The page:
South African miner Gold Fields (NYSE, JSE:GFI) plans to cut about 1,560 employees and contractors at its massive South Deep mine, as it tries to save the struggling operation, which has the potential to produce for the next 70 years.
South Deep, Gold Field’s only mine left in South Africa, was built to target the world’s second-biggest known body of gold-bearing ore and slow the steady decline in the country’s production. But in the last ten years, the mine has not made any money for its owner. Even worse: in the past five years it has caused the company to lose 4 billion rand (about $282 million).
“Despite numerous interventions to address [raising costs, failure to meet production targets and other challenges], including optimising the mining method, extensive training and skills development, changing shift and work configurations, and outsourcing functions, the mine continues to make losses,” Gold Fields said in a statement.
Shares in the world’s seventh-largest gold miner with operations from Australia to South America, fell in Johannesburg more than 12% in after the announcement to 42.43 rand by 12:30pm. The stock was also down 12.5% in pre-market trading in New York to $2.94.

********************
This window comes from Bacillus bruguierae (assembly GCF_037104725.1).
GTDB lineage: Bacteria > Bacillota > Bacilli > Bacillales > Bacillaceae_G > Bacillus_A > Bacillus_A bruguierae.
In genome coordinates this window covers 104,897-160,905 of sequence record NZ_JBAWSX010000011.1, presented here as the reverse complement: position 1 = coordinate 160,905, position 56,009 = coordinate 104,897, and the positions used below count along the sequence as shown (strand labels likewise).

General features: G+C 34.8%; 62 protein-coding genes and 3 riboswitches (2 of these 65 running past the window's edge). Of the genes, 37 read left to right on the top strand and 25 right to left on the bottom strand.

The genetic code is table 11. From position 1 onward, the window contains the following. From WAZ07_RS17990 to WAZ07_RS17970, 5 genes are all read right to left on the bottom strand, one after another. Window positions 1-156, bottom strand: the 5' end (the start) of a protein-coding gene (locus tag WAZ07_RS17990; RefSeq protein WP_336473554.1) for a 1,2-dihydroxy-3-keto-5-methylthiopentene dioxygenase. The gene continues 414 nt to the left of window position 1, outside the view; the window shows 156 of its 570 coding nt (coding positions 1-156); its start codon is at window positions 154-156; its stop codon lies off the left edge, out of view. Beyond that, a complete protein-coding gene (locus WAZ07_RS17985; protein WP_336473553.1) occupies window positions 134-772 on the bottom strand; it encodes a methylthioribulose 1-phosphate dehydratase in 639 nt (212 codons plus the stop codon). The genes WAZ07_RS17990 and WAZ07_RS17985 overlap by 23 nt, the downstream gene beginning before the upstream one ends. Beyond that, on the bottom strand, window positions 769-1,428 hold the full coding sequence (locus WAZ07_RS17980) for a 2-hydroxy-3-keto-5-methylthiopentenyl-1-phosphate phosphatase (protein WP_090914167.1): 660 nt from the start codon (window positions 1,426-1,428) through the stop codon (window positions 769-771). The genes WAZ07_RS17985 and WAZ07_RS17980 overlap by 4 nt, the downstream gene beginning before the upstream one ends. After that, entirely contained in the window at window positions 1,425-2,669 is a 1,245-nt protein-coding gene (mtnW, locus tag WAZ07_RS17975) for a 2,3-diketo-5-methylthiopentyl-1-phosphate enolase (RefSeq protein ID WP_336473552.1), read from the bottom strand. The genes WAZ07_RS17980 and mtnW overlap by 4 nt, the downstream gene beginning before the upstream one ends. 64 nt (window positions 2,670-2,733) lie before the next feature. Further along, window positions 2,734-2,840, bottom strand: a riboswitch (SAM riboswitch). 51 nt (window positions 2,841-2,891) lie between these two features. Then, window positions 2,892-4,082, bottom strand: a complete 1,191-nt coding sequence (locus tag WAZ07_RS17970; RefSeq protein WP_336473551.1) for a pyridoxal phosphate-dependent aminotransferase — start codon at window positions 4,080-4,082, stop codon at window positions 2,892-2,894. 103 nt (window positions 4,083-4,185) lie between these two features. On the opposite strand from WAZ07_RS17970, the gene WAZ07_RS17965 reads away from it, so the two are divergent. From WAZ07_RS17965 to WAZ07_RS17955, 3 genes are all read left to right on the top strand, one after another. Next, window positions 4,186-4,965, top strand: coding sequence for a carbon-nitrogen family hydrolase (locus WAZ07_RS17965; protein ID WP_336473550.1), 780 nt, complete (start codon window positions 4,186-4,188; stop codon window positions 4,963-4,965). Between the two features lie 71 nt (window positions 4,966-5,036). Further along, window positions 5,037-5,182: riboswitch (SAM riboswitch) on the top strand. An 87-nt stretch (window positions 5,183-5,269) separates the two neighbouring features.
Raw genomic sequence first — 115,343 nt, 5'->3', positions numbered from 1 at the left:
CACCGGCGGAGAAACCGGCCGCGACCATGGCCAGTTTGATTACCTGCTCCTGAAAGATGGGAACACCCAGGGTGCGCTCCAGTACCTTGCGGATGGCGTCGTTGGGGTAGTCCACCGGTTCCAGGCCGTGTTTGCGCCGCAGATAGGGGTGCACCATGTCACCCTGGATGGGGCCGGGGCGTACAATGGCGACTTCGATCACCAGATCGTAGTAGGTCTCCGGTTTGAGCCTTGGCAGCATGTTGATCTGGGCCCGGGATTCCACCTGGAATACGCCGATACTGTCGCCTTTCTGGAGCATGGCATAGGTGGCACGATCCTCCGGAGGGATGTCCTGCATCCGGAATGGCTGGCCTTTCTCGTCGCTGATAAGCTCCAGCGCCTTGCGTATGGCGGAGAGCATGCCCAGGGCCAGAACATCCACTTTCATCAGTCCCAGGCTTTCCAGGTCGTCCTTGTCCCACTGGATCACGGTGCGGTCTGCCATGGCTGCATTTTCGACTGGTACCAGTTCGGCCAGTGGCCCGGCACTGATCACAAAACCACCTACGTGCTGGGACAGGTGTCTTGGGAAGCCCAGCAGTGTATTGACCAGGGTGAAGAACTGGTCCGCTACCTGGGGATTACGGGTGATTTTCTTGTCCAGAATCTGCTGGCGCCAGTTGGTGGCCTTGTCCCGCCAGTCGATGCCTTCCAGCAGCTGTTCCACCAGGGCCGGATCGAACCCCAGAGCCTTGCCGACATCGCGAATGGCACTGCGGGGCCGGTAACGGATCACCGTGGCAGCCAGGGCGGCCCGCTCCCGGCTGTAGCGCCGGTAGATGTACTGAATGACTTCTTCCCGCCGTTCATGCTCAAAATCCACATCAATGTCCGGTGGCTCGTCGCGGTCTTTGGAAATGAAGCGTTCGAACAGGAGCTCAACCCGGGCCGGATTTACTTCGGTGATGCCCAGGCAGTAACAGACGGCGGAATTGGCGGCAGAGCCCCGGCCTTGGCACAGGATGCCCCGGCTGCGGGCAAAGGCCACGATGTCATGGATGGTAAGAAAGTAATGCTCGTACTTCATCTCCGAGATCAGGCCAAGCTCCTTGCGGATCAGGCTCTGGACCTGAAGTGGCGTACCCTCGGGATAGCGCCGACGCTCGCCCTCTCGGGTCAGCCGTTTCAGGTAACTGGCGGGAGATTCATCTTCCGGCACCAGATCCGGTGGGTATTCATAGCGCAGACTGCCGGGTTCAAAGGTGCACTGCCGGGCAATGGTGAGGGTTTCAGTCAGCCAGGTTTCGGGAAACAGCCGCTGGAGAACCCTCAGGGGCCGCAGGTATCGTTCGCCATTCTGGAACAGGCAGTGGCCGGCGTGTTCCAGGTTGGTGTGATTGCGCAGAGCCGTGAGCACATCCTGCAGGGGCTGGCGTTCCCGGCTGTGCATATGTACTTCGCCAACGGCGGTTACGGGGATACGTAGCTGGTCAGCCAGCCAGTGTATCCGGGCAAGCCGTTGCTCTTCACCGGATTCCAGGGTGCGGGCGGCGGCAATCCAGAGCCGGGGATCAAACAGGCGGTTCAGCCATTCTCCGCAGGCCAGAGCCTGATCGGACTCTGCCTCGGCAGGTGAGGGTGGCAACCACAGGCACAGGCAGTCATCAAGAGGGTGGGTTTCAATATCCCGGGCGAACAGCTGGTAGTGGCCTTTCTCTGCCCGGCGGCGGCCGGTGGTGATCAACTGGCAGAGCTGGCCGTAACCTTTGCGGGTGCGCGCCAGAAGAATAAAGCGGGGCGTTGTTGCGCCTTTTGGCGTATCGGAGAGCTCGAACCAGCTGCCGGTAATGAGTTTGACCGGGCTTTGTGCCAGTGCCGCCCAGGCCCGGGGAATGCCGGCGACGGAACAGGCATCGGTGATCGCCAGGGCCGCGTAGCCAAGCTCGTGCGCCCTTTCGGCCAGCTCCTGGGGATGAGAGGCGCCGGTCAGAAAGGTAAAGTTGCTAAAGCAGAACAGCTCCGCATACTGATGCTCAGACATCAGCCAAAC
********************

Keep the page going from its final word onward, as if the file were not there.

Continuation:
In addition to letting go 1,100 employees and 460 contractors, the restructuring involves reducing the equipment fleet, scaling back mining in some sections and cutting capital expenditure, Gold Fields said.
The company, which had a target of mining 500,000 ounces of gold a year at South Deep by 2022, noted it was unable to provide new output forecasts until it had finished revising the mine plan.
“This has not been an easy decision and comes after many other initiatives have been attempted where we haven’t seen results,” Chief Executive Officer Nick Holland said on a conference call. “We believe this is the best short-term initiative to resize the operation and look at what a more realistic operation would be.”
The company said it would announce a new plan in February for South Deep mine, which stretches 3km underground and contains the majority of gold reserves left in South Africa, accounting for 60% for the company’s mineral reserves.
With files from Bloomberg.
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Source : www.mining.com